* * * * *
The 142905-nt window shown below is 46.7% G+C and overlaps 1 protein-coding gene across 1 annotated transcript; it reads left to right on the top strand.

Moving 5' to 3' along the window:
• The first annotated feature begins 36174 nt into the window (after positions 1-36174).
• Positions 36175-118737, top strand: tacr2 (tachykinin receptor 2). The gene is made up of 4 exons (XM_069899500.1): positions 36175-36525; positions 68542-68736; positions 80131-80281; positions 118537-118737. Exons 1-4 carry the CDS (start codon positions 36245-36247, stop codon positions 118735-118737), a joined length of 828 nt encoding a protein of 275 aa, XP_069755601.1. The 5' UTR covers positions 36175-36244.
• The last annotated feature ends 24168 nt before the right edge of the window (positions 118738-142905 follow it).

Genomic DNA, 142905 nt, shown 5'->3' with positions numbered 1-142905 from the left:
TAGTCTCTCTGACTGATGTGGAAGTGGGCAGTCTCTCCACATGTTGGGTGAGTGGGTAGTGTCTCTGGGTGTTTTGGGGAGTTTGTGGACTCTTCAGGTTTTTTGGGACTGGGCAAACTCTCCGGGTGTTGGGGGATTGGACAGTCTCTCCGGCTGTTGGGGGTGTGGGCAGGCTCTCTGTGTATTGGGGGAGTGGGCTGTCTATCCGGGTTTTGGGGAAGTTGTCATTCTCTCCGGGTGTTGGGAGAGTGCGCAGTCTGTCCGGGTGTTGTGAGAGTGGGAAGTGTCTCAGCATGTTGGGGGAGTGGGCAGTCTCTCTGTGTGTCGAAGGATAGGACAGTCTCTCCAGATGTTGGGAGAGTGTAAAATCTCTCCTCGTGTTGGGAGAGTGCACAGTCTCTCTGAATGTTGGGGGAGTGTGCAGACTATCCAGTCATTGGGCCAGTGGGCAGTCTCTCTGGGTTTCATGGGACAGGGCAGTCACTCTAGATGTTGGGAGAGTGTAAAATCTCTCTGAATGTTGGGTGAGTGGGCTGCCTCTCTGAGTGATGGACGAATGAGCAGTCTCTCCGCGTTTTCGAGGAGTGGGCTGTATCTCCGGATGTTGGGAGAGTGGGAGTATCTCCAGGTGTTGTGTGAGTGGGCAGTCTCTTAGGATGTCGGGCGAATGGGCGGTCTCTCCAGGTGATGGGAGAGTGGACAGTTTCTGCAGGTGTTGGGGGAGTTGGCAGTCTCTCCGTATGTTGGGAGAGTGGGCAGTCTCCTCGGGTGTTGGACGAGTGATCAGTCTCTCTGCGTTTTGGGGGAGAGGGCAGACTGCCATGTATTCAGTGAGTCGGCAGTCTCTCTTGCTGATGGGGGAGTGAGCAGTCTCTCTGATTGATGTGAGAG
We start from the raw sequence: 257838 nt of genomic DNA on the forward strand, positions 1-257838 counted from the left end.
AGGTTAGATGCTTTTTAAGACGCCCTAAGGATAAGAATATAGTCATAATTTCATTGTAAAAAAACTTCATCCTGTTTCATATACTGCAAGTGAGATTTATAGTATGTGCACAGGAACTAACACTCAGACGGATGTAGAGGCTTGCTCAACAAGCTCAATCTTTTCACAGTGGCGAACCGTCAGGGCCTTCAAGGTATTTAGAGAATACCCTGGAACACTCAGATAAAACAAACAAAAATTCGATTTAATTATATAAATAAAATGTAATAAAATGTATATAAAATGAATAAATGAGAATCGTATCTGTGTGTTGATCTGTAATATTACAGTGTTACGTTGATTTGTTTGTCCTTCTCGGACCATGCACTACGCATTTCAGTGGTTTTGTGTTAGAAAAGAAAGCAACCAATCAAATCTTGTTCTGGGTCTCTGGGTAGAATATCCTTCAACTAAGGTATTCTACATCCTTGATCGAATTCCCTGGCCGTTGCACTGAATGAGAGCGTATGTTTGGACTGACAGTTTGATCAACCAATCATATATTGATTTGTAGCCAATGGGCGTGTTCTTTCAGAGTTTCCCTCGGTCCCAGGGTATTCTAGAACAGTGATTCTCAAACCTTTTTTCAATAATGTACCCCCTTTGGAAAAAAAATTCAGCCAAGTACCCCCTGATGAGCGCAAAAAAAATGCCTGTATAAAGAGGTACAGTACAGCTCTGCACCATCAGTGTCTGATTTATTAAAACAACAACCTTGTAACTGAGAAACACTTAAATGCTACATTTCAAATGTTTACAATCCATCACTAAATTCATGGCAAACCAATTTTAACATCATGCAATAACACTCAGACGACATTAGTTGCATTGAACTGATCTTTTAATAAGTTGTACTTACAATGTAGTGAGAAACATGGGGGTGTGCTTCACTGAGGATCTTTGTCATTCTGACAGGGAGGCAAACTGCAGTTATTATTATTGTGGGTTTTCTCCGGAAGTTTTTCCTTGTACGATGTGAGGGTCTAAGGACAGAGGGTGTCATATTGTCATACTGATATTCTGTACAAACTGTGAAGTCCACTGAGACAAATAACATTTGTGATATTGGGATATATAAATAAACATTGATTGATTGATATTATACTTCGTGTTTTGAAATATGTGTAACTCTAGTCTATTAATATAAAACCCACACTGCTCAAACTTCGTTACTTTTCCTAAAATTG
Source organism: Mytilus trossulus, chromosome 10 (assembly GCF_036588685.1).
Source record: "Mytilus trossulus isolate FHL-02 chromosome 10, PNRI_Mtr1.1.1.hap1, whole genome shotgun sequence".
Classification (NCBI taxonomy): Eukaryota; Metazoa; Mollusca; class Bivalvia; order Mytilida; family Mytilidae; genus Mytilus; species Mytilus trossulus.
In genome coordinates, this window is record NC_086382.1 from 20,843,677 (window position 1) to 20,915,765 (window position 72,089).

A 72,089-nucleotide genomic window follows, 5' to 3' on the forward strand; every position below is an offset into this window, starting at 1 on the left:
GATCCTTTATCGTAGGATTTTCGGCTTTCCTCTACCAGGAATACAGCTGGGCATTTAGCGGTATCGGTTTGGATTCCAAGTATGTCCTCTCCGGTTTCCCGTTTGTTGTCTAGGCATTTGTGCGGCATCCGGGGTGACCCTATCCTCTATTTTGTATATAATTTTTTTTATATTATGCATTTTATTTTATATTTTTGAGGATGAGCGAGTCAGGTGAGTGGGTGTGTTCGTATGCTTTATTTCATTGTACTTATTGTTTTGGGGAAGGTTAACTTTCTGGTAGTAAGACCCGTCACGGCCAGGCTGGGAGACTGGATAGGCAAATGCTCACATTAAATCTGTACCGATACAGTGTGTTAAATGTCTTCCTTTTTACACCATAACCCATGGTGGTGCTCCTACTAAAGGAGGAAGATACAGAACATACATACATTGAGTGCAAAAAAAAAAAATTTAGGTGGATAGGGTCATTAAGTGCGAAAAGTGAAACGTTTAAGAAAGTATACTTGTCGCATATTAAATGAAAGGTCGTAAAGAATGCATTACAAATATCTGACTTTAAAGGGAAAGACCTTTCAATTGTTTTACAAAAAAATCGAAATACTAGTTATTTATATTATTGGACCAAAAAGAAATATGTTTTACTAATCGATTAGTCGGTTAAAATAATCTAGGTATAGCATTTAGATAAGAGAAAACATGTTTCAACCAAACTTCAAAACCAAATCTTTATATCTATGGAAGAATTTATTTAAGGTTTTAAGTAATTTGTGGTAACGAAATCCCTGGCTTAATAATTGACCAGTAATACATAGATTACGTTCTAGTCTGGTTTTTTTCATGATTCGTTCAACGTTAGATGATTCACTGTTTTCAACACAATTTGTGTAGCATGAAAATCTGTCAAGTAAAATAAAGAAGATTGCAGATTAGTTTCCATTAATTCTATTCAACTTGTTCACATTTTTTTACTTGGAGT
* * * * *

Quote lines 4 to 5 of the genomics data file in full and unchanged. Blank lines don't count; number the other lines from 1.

• Positions 36175-118737, top strand: tacr2 (tachykinin receptor 2). The gene is made up of 4 exons (XM_069899500.1): positions 36175-36525; positions 68542-68736; positions 80131-80281; positions 118537-118737. Exons 1-4 carry the CDS (start codon positions 36245-36247, stop codon positions 118735-118737), a joined length of 828 nt encoding a protein of 275 aa, XP_069755601.1. The 5' UTR covers positions 36175-36244.
• The last annotated feature ends 24168 nt before the right edge of the window (positions 118738-142905 follow it).